When you enter the exhibition space you are met with a large photo portrait of the first selector and from there the selectors six icons portraits follow. This pattern repeats itself and you only have to follow the exhibition around on one wall which is nice. The selectors descriptions / biographies are quite large and well designed with a somewhat complete career overview, whereas the Icons each have a smallish paragraph which just tells you briefly who they are and why they are noteworthy. Here are the selectors and their choices (I'm just giving you the first line or so of the descriptions, they are longer):
WAHEED ALLI (Lord, politics and media)
David Hockney (Painter, printmaker, illustrator, stage designer, photographer), Lily Savage (Drag alter-ego of TV and radio host Paul O'Grady), Jeff Stryker (American porn star), Village People (Disco band), Diana, Princess of Wales, Will Young (Singer and actor)
ALAN HOLLINGHURST (Novelist)
Joe Dallesandro (American actor), Ronald Firbank (Innovative novelist), Thomson William 'Thom' Gunn (Poet and university teacher), Gerard Manley Hopkins (Poet and Jesuit priest), Pyotr Ilyich Tchaikovsky (Leading Russian Composer), Edmund White (American actor and literary critic)
ELTON JOHN (Musician)
Winifred Atwell (Trinidadian-born pianist and entertainer), John Lennon (Singer, songwriter, artist), Mstislav Rostpropovich (Russian cellist and conductor), Bernie Taupin (Singer, songwriter, poet), Graham Taylor (Football manager and former football player), Gianni Versace (Italian designer)
JACKIE KAY (Poet)
Quentin Crisp (Writer, actor and raconteur), Audre Lorde (American poet and author), Edwin Morgan (Poet), Bessie Smith (Classic blues singer), Billy Tipton (American Jazz musician), Soujourer Truth (Campaigner for abolition, temperance and women's rights)
BILLIE JEAN KING (Athlete)
Christine Amanpour (Journalist), Althea Gibson (American tennis player), Ilana Kloss (South African tennis player), Nelson Mandella (First democratically elected State President of South Africa), Bill, Betty and Randy Moffitt (Father, mother and brother of Billie Jean King), Bob Richards (American athlete)
IAN MCKELLEN (Sir, Actor)
Colonel Margarethe Cammermeyer (Norwegian-born Colonel), Edward Carpenter (Writer), Regina Fong (Dancer, actor and TV presenter Reg Bundy better known as his drag persona Her Imperial Highness Regina Fong), Angela Mason (Director of Stonewall), Harvey Milk (American politician), Walt Whitman (American poet, journalist and essayist)
CHRIS SMITH (Lord, MP)
W.H. Auden (Poet), Benjamin Britten (Composer), Edwin Cameron (South African Supreme Court Justice), John Menlove Edwards (Rock climber and psychiatrist), Alan Turing (Mathematician and logician), Virginia Woolf (Novelist, essayist, biographer and critic)
BEN SUMMERSKILL (Chief Executive of Stonewall)
Maya Angelou (American poet, author and civil rights activist), Francis Bacon (Painter), Ellen DeGeneres (American comedian, actor and television host), Martina Navratilova (Czech-born American tennis player), Joe Orton (Playwright and actor), Ian Roberts (British-born Australian rugby player)
SANDI TOKSVIG (Comedienne, actress, writer)
Rosa Bonheur (French-born painter), Jane Cholmeley (Co-founder of Silver Moon Women's Bookshop), k.d. lang (Canadian pop and country music singer and songwriter), Hilda Matheson (Intelligence officer and first BBC Director of Talks), Gene Robinson (Bishop of the Episcopal Dioceses of New Hampshire), Peter Tatchell (Activist and writer)
SARAH WATERS (Novelist)
Bryher (Pseudonym of novelist, poet and critic Annie Winifred Ellerman), Daphne Du Maurier (Author), Patricia Highsmith (Crime and psychological thriller writer), Sylvia Townsend Warner (Writer and poet), Denton Welch (Painter and writer), Kenneth Williams (Actor and comedian)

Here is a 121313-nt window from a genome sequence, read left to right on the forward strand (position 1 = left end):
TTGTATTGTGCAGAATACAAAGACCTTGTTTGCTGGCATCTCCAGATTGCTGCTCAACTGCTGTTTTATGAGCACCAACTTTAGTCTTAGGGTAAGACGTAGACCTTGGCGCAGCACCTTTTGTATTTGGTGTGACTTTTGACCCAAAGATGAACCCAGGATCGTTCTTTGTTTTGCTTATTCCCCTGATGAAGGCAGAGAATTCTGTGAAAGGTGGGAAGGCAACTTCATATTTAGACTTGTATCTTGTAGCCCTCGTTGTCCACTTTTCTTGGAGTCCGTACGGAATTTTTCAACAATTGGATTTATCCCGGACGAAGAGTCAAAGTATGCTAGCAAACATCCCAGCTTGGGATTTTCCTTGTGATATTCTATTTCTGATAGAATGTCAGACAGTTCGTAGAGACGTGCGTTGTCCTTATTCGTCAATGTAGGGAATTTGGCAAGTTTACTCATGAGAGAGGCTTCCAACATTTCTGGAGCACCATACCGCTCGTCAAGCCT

When looking through all the lists you can see some obvious patterns of selectors icons working in the same fields as the selectors. It is also evident that each selector was in some way responsible for describing their icons (which would account for some of the inconsistencies of descriptive words that are used).
Because of the confined space and the number of people jostling for a good view without blocking someone else's, I found myself only stopping at the photos of people I wasn't familiar with. Even then, because of the brevity of description, I was left with an - oh - feeling. I never made it to - wow! - just stayed at - oh. I wanted more. I wanted to know how these people influenced the selectors. At what age? To what extent? More.
Like the other exhibit I mentioned (the one I couldn't remember), the exhibitors didn't seem to have an interest in portraits, and this is the National Portrait Gallery. When were they taken, why were they chosen, what were the circumstances? We are privy to the name of the photographers but that was about it. Maybe I'm looking at this the wrong way. As it's the Portrait Gallery I guess these cold be considered people portraits, as in profiles. Even when I went down that road I found it unfulfilling. I think the exhibition book is good, mainly because I could take it home and properly digest the information (although I noticed that the photo of Jeff Stryker in the book is different to the one in the exhibition). Still, it's a fantastic idea and I believe it will be an eye opening experience for many. I discovered some new people and I will be researching them soon.
I read that Sandi Toksvig dreamt of a website where anyone could nominate and upload their icons. I think that would be a logical next step. We need to uncover more influences and icons from more people, and not just the prominent or famous. She's got something there. What are your 6? This could run and run.
It's on from 2 July - 18 October, 2009
PS - Alongside this exhibition the Gallery is running Iconic - a season of events which explores fantasy, desire, melancholy, beauty, sexuality, joy and ambiguity - through performance, film, music, literature and talks. May I recommend this?
Film - Sunday 6 September, 15.00 - 17.00
The 'Little Joe' of Lou Reed's 'Walk on the Wild Side'. The Valentino of the Underground. The original gay Lonesome Cowboy. A special preview screening of a revealing biographical portrait of Joe Dallesandro - unprecedented access to Andy Warhol's muse. Produced by the actor and his family.
Dir. Nicole Haeusser, USA 2009, 90 min, Cert 18
Tickets £10 / £8 concessions